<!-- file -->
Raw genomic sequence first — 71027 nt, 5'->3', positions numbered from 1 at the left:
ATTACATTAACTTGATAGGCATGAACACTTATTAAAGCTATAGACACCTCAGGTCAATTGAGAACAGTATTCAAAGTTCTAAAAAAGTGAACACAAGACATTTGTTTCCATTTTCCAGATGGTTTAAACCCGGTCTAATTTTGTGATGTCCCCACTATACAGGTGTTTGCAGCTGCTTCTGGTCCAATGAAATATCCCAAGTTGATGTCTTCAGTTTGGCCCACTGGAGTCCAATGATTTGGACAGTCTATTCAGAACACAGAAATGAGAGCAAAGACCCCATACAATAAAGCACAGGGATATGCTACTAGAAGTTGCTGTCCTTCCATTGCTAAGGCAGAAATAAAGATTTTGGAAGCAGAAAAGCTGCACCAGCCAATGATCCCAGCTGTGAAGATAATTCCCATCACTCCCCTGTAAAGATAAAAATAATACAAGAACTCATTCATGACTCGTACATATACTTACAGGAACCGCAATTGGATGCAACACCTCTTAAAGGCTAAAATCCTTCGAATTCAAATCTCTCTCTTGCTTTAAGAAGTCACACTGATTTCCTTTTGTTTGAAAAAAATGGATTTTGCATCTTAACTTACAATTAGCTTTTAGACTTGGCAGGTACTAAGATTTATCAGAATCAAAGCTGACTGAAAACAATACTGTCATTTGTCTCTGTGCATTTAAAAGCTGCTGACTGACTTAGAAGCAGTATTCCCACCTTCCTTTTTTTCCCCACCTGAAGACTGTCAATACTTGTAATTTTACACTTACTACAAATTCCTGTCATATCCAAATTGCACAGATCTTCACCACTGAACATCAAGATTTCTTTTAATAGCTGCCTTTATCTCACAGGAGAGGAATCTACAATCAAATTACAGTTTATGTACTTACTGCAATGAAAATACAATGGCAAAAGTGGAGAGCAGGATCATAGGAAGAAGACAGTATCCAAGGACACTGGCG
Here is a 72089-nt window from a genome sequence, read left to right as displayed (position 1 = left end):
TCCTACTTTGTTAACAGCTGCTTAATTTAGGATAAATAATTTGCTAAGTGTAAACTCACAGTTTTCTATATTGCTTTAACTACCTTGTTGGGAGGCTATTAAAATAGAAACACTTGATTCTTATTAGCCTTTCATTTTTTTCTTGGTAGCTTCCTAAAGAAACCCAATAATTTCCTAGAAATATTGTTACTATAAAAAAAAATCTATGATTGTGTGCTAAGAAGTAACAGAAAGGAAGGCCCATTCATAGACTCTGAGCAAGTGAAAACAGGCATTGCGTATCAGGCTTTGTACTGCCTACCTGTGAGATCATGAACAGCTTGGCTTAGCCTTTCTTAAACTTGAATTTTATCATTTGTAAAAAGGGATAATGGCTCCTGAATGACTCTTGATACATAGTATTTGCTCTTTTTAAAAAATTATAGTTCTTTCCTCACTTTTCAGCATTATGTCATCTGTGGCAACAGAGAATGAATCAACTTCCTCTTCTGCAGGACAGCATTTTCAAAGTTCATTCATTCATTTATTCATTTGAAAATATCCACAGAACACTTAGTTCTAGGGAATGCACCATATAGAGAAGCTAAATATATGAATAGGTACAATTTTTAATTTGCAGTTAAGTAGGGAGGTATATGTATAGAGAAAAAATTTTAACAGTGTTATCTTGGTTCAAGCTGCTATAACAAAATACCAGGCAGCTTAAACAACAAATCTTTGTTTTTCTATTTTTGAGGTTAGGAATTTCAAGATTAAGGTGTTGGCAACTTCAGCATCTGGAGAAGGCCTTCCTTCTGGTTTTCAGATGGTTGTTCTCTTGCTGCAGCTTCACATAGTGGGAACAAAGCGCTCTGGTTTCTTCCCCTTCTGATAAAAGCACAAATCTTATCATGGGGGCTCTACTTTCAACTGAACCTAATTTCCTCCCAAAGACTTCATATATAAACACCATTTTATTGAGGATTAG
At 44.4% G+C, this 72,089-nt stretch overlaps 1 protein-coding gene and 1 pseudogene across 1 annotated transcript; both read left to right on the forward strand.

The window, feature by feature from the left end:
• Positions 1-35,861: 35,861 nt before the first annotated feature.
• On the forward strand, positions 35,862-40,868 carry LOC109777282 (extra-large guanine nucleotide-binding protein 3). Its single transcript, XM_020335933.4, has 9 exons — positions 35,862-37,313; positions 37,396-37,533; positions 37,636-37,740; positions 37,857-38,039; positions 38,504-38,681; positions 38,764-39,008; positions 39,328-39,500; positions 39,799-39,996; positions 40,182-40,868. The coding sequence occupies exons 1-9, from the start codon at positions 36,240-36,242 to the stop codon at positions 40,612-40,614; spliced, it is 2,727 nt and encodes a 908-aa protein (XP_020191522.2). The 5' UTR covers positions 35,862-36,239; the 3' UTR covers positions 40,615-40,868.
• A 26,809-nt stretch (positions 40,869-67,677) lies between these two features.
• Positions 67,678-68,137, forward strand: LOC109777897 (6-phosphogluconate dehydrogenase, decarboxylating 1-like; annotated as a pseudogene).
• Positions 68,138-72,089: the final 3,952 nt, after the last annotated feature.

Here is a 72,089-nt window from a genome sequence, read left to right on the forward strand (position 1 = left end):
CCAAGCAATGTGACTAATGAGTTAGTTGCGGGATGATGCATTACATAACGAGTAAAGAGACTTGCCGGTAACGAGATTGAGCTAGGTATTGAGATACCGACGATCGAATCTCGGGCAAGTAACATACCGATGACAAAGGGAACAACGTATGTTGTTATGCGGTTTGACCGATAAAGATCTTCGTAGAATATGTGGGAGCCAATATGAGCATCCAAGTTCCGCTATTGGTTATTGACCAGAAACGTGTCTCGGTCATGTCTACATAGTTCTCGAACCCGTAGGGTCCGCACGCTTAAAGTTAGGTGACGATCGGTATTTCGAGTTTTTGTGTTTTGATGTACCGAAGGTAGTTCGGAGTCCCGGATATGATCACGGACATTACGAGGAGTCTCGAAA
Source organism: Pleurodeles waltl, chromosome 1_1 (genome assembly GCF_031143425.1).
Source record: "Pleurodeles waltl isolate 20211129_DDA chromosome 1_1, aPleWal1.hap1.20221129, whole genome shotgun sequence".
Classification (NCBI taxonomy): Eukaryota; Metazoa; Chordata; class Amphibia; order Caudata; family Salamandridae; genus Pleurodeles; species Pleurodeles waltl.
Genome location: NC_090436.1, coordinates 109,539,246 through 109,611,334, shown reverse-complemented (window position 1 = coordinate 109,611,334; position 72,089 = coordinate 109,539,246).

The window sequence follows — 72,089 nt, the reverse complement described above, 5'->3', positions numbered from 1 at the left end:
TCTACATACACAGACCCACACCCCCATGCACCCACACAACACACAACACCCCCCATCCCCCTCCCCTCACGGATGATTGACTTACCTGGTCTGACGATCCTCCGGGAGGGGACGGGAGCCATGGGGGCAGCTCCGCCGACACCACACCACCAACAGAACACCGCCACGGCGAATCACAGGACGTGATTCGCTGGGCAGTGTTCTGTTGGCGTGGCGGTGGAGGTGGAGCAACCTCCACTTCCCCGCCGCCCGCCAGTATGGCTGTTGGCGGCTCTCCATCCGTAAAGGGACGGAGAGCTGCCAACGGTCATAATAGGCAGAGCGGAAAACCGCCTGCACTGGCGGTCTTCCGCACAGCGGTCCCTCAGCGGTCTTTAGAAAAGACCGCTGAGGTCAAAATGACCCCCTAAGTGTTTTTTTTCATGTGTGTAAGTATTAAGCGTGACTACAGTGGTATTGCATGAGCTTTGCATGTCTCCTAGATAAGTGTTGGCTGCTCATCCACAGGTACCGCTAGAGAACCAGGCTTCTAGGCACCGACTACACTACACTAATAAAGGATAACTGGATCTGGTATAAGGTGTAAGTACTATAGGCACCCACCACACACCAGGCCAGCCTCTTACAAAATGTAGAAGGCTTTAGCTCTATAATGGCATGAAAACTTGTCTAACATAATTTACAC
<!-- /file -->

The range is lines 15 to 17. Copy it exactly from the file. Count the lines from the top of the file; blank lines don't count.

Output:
Source record: "Pleurodeles waltl isolate 20211129_DDA chromosome 1_1, aPleWal1.hap1.20221129, whole genome shotgun sequence".
Classification (NCBI taxonomy): Eukaryota; Metazoa; Chordata; class Amphibia; order Caudata; family Salamandridae; genus Pleurodeles; species Pleurodeles waltl.
Genome location: NC_090436.1, coordinates 109,539,246 through 109,611,334, shown reverse-complemented (window position 1 = coordinate 109,611,334; position 72,089 = coordinate 109,539,246).